On the bad side, the film is disgusting. There is a whole lot of John Waters in this movie. A perfect example of this is where the morbidly obese Jared has gastrointestinal problems and so we see close-ups of his defecation numerous times. By the end of the scene, the entire bathroom is covered with feces. The film is filled with similar scenes although every other time it is vomit or, much more commonly, blood. It is also filled with a 13-year-old boy’s idea of what sex is all about and a similar idea of what is sexually funny like one character who has a mop handle shoved up his anus (I guess) and out the front of his body so he walks around for most of the film with a five foot long phallus in front of him.

Now that list isn’t that long, but it makes up 70% of the movie. Most of the second half of the film consists of showing various ways that blood and gore can be distributed on a film set. I’m not a big fan of this kind of art, but I was impressed with the creativity of the efforts. Think of all the ways that one could die gruesomely in a fast food restaurant and there is a good chance it is in this movie. And the special effects were quite impressive—undoubtedly taking up most of the $450,000 budget.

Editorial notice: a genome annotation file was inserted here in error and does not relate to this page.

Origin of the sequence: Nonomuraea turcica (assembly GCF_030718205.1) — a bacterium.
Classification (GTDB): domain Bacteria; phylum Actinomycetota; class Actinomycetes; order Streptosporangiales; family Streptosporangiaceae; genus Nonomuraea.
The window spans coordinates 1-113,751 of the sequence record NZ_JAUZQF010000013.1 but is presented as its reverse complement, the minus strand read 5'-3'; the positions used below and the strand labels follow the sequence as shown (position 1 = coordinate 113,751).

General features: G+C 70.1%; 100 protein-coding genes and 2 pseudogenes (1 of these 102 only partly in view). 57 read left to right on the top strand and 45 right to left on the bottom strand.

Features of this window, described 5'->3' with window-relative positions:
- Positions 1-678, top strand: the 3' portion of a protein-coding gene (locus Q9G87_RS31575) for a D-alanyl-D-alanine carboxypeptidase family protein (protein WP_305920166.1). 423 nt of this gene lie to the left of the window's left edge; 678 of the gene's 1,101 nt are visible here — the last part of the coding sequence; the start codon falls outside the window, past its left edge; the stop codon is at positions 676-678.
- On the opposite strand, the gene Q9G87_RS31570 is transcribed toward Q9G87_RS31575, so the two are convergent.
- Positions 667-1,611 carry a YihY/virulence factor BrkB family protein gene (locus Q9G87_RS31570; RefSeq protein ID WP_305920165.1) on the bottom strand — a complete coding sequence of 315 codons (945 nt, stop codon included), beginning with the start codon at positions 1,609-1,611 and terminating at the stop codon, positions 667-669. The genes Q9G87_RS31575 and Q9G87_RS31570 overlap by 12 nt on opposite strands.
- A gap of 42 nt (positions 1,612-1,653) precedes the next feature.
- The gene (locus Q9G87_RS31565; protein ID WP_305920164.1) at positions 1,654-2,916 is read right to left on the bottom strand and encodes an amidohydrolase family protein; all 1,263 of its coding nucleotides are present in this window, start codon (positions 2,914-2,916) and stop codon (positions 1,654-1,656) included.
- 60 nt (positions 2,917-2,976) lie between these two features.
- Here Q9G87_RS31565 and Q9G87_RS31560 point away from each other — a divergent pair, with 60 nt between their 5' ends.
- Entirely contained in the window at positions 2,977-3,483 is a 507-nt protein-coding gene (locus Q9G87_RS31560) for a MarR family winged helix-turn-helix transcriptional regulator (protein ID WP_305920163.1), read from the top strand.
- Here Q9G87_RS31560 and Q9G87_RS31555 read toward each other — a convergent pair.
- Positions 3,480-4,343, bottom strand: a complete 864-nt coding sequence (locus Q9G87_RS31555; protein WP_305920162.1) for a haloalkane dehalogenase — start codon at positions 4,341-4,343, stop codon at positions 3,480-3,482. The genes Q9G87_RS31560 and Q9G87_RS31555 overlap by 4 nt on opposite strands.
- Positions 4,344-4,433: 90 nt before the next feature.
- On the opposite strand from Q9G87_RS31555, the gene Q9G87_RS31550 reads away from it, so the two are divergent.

On the good side, the film is a blistering social satire. Let me lay out the basic plot: a fast food restaurant (American Chicken Bunker) has been built on a sacred Indian burial ground. The restaurant is owned by General Lee Roy. Get it? The “bunker” owned by the general?! It’s delicious. At one point, the General is forced to eat his own chicken which has been infected with the Indian chicken green bubbling sludge (or whatever). Afterwards, he says, “It’s fine! In fact, it’s delicious! I’m lovin’ it!” The last line, of course, is the McDonald’s slogan. The film is filled with such moments. Of course, after this scene, like pretty much every scene, the General ends up defecating an egg that turns into a chicken and… Actually, I forget what exactly happened to the General except that he died bloody.